After a stellar pilot last week, The Americans is settling into their weekly routine, which, judging by this week is a more procedural, mission of the week set up. In “The Clock” the mission revolved around planting a listening device in the private study of the Secretary of Defense. When the premise of the show was first explained it seemed obvious that the biggest hurdle the show would have was making our (former) enemies sympathetic. That is an even harder task when routine missions include poisoning an innocent kid and threatening his mother into submission. But still, they pulled it off.
It helped that the signs of guilt were visible for both Philip and Elizabeth this time. Elizabeth remained loyal to Mother Russia (and Philip remained loyal to Elizabeth), but the stress of what they had been asked to put the housekeeper and her son through and more importantly the fear of what would happen to their own family if they were caught has begun to wear away the shine of their communist ideals. As I said in my review of the pilot, it was a risk to make Soviet spies the protagonists, and it would have been easy to fall into the trap of our own egotistical American thinking and have our superior way of life sway them in their missions. So it is refreshing that they instead chose The Jennings’ loyalty to their own family as the point of discord. It also brings up the interesting question of how long a cover life can stay merely a cover before it is just your life.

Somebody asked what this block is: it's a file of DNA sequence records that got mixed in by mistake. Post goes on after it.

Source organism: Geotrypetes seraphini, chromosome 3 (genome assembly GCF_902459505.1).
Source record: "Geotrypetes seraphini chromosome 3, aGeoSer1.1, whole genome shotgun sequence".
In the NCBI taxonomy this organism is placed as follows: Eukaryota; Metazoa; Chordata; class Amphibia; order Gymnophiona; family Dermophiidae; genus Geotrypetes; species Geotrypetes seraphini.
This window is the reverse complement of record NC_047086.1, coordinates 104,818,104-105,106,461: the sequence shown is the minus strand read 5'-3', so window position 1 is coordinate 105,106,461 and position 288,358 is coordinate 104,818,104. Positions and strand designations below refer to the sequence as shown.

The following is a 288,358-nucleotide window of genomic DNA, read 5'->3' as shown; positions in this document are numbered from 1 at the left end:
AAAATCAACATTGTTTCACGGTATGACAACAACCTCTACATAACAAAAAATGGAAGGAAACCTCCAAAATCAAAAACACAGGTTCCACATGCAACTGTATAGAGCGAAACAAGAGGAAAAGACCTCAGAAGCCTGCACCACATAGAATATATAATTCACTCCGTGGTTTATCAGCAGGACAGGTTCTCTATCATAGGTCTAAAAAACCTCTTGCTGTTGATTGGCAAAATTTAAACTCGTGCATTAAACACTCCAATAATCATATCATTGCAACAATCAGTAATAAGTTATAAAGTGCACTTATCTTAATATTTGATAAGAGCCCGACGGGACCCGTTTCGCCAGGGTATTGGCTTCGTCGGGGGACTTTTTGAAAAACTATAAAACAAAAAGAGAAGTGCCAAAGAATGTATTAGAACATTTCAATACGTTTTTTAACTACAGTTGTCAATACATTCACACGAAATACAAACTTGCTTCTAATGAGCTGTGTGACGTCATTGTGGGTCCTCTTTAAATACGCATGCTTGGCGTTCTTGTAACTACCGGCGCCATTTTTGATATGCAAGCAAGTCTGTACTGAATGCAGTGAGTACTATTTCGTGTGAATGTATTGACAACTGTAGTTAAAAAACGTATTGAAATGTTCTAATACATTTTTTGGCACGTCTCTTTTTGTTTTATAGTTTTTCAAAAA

That’s a question I’m sure Agent Beeman asked himself many times. In the pilot it was revealed that Stan had spent the last two years in deep cover and this week the similarities between him and his new neighbors were highlighted again. While Philip and Elizabeth were busy threatening and intimidating their way into the Secretary’s house, Beeman and his fellow agents were threatening and intimidating their way to a new informant. It’s interesting that those tactics should leave Philip and Elizabeth guilty and questioning their loyalties and leave Beeman getting congratulated by the president (ok, the chief of staff, but it’s the same thing).
The Americans isn’t concerned with telling us who the good guys or the bad guys are. They are simply presenting facts and letting us decide if nationality is really all that separates the good from the bad.